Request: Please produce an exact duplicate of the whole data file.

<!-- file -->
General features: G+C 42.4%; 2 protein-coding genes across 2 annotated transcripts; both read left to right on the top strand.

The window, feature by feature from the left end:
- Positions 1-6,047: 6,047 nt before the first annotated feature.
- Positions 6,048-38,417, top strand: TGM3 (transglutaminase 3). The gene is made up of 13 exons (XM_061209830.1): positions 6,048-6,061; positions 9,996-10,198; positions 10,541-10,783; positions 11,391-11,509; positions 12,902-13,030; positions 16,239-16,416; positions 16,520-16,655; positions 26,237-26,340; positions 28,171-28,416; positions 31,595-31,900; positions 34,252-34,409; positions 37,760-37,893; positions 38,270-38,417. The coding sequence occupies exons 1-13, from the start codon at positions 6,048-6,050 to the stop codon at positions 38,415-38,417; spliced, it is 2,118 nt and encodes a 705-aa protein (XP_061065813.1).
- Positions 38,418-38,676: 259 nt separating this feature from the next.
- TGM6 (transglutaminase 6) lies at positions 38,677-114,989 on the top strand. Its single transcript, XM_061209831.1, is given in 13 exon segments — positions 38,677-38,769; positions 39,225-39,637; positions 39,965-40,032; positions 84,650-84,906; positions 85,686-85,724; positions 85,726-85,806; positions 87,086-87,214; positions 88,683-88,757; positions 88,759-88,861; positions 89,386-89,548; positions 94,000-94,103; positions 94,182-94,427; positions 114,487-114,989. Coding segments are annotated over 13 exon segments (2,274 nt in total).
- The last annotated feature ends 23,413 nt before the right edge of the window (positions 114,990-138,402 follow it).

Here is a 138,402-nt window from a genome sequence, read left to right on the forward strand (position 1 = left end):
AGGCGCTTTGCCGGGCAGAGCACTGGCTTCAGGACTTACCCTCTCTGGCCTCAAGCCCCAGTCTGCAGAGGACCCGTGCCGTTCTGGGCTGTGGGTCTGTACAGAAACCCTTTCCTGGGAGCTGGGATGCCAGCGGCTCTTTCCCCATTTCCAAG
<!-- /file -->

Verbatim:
General features: G+C 42.4%; 2 protein-coding genes across 2 annotated transcripts; both read left to right on the top strand.

The window, feature by feature from the left end:
- Positions 1-6,047: 6,047 nt before the first annotated feature.
- Positions 6,048-38,417, top strand: TGM3 (transglutaminase 3). The gene is made up of 13 exons (XM_061209830.1): positions 6,048-6,061; positions 9,996-10,198; positions 10,541-10,783; positions 11,391-11,509; positions 12,902-13,030; positions 16,239-16,416; positions 16,520-16,655; positions 26,237-26,340; positions 28,171-28,416; positions 31,595-31,900; positions 34,252-34,409; positions 37,760-37,893; positions 38,270-38,417. The coding sequence occupies exons 1-13, from the start codon at positions 6,048-6,050 to the stop codon at positions 38,415-38,417; spliced, it is 2,118 nt and encodes a 705-aa protein (XP_061065813.1).
- Positions 38,418-38,676: 259 nt separating this feature from the next.
- TGM6 (transglutaminase 6) lies at positions 38,677-114,989 on the top strand. Its single transcript, XM_061209831.1, is given in 13 exon segments — positions 38,677-38,769; positions 39,225-39,637; positions 39,965-40,032; positions 84,650-84,906; positions 85,686-85,724; positions 85,726-85,806; positions 87,086-87,214; positions 88,683-88,757; positions 88,759-88,861; positions 89,386-89,548; positions 94,000-94,103; positions 94,182-94,427; positions 114,487-114,989. Coding segments are annotated over 13 exon segments (2,274 nt in total).
- The last annotated feature ends 23,413 nt before the right edge of the window (positions 114,990-138,402 follow it).

Here is a 138,402-nt window from a genome sequence, read left to right on the forward strand (position 1 = left end):
AGGCGCTTTGCCGGGCAGAGCACTGGCTTCAGGACTTACCCTCTCTGGCCTCAAGCCCCAGTCTGCAGAGGACCCGTGCCGTTCTGGGCTGTGGGTCTGTACAGAAACCCTTTCCTGGGAGCTGGGATGCCAGCGGCTCTTTCCCCATTTCCAAG